Baltic Midsummer Madness

Midsummer, the longest day of the year is almost upon us! You can tell because it’s almost impossible to sleep without curtains in the Nordic countries now. The summer solstice is a common celebration throughout Europe, but it’s extra-special in the north, where the sun sets only briefly, if at all, and it never gets properly dark at night.

The festival lasts from the 20th to the 24th of June, and it goes by different names – Janipaev, Ligo, Juhannus, just to name a few. This is how you can be part of it this weekend (and make your friends at the football tournament envious).

An unexpectedly beautiful sunset in Jyväskylä
An unexpectedly beautiful sunset in Jyväskylä

Where to find public midsummer celebrations in the Baltics

Publicly accessible celebrations are usually held at the open-air museums such as those in Seurasaari (Helsinki), Tallinn, Riga* and Turaida. These are probably the best places to be introduced to legends, games, garments, giant bonfires, folk songs and dances and other traditions that pre-date Christianity. The Latvian capital also holds a street party and concert on the banks of the Daugava.

*It’s celebrated one week ahead at the museum in Riga.

Let it burn.
Let the fire burn.

If you’re in Riga you can enjoy the fresh produce and the performances at the market in Dome square. This is also a good time to sample specialities without paying exorbitant prices at public celebrations. If you’re not able to weave your own garland from the materials you’ll get at the street party, you can get one here too.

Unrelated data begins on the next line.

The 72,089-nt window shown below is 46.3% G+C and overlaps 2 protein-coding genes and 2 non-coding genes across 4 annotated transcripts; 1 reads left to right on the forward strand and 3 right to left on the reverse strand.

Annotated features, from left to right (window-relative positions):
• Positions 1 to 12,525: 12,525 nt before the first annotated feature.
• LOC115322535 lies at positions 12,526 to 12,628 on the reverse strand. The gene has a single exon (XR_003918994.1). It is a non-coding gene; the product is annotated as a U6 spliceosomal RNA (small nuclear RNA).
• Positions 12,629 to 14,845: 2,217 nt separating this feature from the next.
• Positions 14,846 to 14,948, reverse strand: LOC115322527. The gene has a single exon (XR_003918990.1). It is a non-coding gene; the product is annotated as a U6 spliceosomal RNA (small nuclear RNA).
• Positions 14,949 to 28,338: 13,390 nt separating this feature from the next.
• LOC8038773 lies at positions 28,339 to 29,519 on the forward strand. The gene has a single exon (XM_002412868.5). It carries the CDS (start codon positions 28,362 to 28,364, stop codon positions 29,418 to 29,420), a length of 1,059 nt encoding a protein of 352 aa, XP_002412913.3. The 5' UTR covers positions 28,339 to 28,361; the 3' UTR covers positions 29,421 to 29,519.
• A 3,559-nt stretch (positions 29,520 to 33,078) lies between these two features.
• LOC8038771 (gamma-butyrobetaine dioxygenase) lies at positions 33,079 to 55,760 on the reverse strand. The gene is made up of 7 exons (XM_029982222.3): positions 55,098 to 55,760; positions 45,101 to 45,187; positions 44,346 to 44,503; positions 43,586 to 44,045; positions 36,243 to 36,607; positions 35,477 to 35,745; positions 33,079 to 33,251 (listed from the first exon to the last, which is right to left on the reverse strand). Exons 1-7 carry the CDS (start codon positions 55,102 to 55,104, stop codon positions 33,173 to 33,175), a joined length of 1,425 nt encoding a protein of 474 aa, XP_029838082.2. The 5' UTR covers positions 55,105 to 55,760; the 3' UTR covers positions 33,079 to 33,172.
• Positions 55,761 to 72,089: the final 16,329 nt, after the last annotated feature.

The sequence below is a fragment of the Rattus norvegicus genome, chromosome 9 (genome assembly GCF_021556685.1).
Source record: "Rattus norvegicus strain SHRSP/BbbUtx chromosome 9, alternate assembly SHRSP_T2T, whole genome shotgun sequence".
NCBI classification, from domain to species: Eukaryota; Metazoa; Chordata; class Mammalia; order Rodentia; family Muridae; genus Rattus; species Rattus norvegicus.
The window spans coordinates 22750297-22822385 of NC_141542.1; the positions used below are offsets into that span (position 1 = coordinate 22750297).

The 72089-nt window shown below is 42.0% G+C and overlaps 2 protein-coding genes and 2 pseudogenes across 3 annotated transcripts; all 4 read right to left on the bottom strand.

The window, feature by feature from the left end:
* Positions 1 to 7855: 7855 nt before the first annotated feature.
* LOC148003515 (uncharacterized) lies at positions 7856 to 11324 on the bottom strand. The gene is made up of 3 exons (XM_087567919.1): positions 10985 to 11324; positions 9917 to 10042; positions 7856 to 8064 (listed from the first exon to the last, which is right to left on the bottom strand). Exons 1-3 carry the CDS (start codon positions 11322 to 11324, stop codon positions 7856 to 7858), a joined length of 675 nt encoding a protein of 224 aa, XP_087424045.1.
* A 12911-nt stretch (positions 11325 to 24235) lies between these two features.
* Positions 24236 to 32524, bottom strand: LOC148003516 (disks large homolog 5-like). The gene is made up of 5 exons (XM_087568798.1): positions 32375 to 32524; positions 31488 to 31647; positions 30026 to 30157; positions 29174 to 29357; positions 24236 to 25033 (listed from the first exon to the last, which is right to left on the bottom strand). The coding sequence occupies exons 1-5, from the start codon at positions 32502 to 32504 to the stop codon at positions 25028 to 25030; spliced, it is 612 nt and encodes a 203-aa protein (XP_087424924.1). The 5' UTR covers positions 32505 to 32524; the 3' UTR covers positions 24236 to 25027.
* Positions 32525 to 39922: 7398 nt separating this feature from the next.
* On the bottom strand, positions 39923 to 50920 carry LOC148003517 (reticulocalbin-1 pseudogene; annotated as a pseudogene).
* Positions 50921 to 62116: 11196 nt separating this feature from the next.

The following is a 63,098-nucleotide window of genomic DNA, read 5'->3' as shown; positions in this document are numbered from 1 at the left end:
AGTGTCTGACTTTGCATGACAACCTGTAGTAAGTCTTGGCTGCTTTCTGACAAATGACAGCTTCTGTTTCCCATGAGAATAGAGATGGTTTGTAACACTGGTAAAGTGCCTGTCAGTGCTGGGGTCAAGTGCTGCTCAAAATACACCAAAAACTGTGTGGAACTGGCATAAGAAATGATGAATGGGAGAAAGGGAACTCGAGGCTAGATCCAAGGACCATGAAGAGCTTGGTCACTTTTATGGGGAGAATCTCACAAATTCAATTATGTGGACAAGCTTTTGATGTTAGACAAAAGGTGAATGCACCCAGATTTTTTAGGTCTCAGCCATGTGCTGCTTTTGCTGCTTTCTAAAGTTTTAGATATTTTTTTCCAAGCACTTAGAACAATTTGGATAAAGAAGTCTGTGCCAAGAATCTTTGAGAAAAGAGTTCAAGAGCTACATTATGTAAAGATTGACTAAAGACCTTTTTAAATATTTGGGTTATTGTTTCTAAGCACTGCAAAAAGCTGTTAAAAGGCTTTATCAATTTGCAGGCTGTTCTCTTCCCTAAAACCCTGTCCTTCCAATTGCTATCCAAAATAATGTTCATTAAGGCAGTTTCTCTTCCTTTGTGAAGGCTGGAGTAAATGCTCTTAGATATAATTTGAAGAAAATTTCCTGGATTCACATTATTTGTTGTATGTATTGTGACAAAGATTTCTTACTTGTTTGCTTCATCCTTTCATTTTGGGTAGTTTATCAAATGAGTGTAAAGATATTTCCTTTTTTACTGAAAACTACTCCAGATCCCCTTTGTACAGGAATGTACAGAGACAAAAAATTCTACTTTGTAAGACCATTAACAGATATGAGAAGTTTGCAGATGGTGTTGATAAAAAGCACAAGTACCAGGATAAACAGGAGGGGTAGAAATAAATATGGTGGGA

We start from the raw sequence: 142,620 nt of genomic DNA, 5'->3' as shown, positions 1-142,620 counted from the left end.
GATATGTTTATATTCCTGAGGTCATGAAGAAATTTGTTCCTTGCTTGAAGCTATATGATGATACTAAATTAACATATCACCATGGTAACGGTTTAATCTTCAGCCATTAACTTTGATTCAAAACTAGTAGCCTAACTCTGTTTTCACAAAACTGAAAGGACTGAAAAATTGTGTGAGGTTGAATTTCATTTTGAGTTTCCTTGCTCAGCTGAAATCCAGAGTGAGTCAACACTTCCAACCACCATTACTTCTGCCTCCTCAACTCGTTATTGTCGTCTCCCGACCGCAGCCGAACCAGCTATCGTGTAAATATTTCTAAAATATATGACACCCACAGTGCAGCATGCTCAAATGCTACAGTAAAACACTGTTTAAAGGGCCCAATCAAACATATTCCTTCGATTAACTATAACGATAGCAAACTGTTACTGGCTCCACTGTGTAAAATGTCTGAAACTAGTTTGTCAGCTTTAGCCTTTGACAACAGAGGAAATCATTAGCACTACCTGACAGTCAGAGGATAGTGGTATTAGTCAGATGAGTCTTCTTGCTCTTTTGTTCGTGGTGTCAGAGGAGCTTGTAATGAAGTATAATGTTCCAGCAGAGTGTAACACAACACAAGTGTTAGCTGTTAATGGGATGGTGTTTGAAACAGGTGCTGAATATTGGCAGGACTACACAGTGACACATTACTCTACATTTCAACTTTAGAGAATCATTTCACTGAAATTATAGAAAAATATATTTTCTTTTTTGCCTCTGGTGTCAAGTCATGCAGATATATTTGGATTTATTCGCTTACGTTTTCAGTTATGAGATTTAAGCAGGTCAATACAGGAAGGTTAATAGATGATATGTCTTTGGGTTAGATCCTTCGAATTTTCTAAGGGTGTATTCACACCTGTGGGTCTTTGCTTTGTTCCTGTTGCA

Midsummer Market in Riga
Herb and Grass Market in Riga

If you get an invitation from a friend to join their family celebration in the countryside, it’s an honour, not a murder plot. Such celebrations are usually more intimate and less fancy affairs than public events. Depending on where you are, you may also get to play on a giant swing (Estonia), bathe in a sauna (Finland) or raise a Maypole. Alcohol, barbecues and bonfires are standard throughout the region though! It sounds risky but a friend of mine says, “You can’t say you’ve celebrated like us until you’ve passed out drunk next to a lake.”

See also  Tallinn: Exploring Treasures Within and Beyond the Walls
A typical swing in Estonia
A typical swing in Estonia

This list is far from exhaustive, of course, as I am familiar with the festivities in only a few places. You can read about my experience in Latvia in Part 1, Part 2 and Part 3. I hope this article spurs you to find out what’s going on this weekend in your part of the world! Use the comments to share your experiences in other countries.

Elsewhere in Europe in the summer: Poland’s St Dominic’s Fair and Belgium’s Gentse Feesten